Steve Jobs changed games, too, without trying

“Playing Angry Birds the other day, I was struck by what I no longer play: Xbox and PlayStation,” Matt Richtel reports for The New York Times.

“Having children has something to do with that,” Richtel reports. “So does Steve Jobs.”

Richtel reports, “Much of the coverage of the resignation of Mr. Jobs as Apple’s chief executive has focused on the impact his tenure had on music, books and movies, to say nothing of phones and tablets. I’ve seen less said about the impact that the iPhone, in particular, has had on the video game market.”

Read more in the full article here.

[Thanks to MacDailyNews Reader “David E.” for the heads up.]


  1. Spot on! I want an Apple TV 3 w/a supped up A6 and console game capabilities. I just hope that Jony Ive & his league of extraordinary can design a proper tactile controller as an option to an iPhone/iTouch or iPad. I’d gladly pay $50 extra for a killer controller. 

  2. Only for portable gaming, this has been a game changer. The iPhone/iPad/iPod has open the world of gaming to people who have been reluctant to play video games in the past. I never would have expected to see my 80 year old grandma playing a video game (Solitaire).

    However, for hardcore multiplayer gamers, nothing beats a PS3 or XBox360…….. nothing yet.

  3. I don’t think Apple ‘changed’ gaming, they made casual gaming more accessible.

    If Angry birds is a replacement for a PS3 or an XBox 360 then I’d wager you were not much of a ‘gamer’ to begin with. You were a casual gamer who has found the iPod/iPhone/iPad more fitting to your enjoyment of the hobby.

    1. In other words, another former truck driver who found out all he really needed was a small car. Seems that analogy holds for video game hardware as well as general-purpose computers.

      1. To a degree yes that analogy fits well.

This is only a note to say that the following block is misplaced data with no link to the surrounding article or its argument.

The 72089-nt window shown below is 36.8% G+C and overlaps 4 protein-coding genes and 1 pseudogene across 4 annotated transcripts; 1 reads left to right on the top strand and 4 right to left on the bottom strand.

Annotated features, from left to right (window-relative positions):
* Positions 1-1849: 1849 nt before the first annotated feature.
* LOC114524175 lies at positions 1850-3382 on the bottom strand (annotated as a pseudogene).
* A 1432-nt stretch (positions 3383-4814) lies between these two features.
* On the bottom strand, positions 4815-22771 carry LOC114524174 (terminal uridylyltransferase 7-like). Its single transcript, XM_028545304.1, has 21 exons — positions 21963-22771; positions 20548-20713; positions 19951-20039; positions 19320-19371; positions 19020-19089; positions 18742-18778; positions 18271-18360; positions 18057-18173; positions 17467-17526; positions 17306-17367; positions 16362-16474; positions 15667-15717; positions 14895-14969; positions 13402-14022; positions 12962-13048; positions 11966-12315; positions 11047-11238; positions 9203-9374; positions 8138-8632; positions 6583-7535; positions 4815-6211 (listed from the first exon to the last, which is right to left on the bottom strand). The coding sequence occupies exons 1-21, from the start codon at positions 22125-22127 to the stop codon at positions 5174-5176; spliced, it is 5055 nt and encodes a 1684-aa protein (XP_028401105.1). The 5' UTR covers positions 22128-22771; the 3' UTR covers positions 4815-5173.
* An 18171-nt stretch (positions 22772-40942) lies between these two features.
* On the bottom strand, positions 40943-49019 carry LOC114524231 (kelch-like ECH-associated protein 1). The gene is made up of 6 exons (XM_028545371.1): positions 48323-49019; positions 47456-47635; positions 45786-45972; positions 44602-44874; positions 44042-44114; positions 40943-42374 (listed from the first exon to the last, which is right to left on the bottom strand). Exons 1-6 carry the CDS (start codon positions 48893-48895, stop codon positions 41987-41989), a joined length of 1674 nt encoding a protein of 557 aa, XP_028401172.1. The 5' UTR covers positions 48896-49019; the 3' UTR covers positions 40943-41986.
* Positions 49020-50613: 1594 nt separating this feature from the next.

Handheld gaming is a different realm and the ipod/iphone/ipad def made it more accessible for people who might not otherwise play games and who might not need or want a dedicated system.

      2. Maybe, but this is to the detriment of the ones who *really* like to drive trucks (although, since we’re talking about the game market, I’d rather say Sports Cars).

        Apple’s accidental shift of mobile casual games is impressive only because it proves Nintendo Sony and Microsoft are lazy-ass bastard (O RLY?) and Apple would instantly dominate the hardcore market should they enter it.

    2. An iPod touch is a lot more practical device than a Nintendo or Playstation portable. It does more and the games are a lot cheaper.

      The iPod touch was not intended to compete with game consoles, although it is stealing some user time from them, as well. An upgraded AppleTV might compete very well with consoles, however. I do believe that most players would desire a hybrid controller that includes thumbpads and buttons as well as a touch interface. The tactile feedback is invaluable.

      1. Sony has this on the way with their new PSP. I don’t recall the name right off hand, but it was demo’d at E3, and has a prominent page on Sony’s website. Uses both front and back touch controls, as well as tactile buttons and thumbsticks. And it allows sharing of PS3 saves on compatible games.

        Sony is in it to win it in the gaming space…

        1. The problem is that Sony thinks too much like a gamer, and less like a massive company should. They don’t think broadly enough, and even though they seem to be on the way for massive pwning, they always commit a critical misstep that screws everything up…

          Kinda like the PS3, the PSP and the Move…

    1. If in the process they could make strategy games viable on this console-ish AppleTV, they would have an awesome winner in their hands and I’d gladly ditch my Mac for an iPad 3 + AppleTV combo. Sony almost had it when they announced the Move, but the Move, as we know, flopped tremendously due to lack of another analog stick and lousy development incentives.

      1. Oh boy imagine playing Shogun 2 (google it if you don’t know) on an iPad + AppleTV combo: AppleTV’s the display, the iPad is the massive controller, and the heavy-lifting is divived between the AppleTV and the iPad for the best graphical experience possible. Awesome sauce.

      2. Of course, Apple haters will start bitching about how Apple copied the Wii-U (going to flop, IMHO), but we know Apple got it first when Real Racing 2 was updated and gained special options when mirroring with and AppleTV

      3. Going on a flurry of posts here, but this would simply be too awesome. AppleTV could take care of the zero-latency part: basic geometry, input response and AI, and the iPad could take care of thing like textures and post-processing.

  4. To each their own. For me there’s no comparison. iPad games are a shadow of what 6 year old consoles can do today. I still love having games on my iPad but most don’t come close to console games. Even the good ones.

    And yes, iPad desperately needs a XBOX style game pad controller. So so badly. I simply cannot play NHL and FIFA any longer with the ridiculous touch screen.

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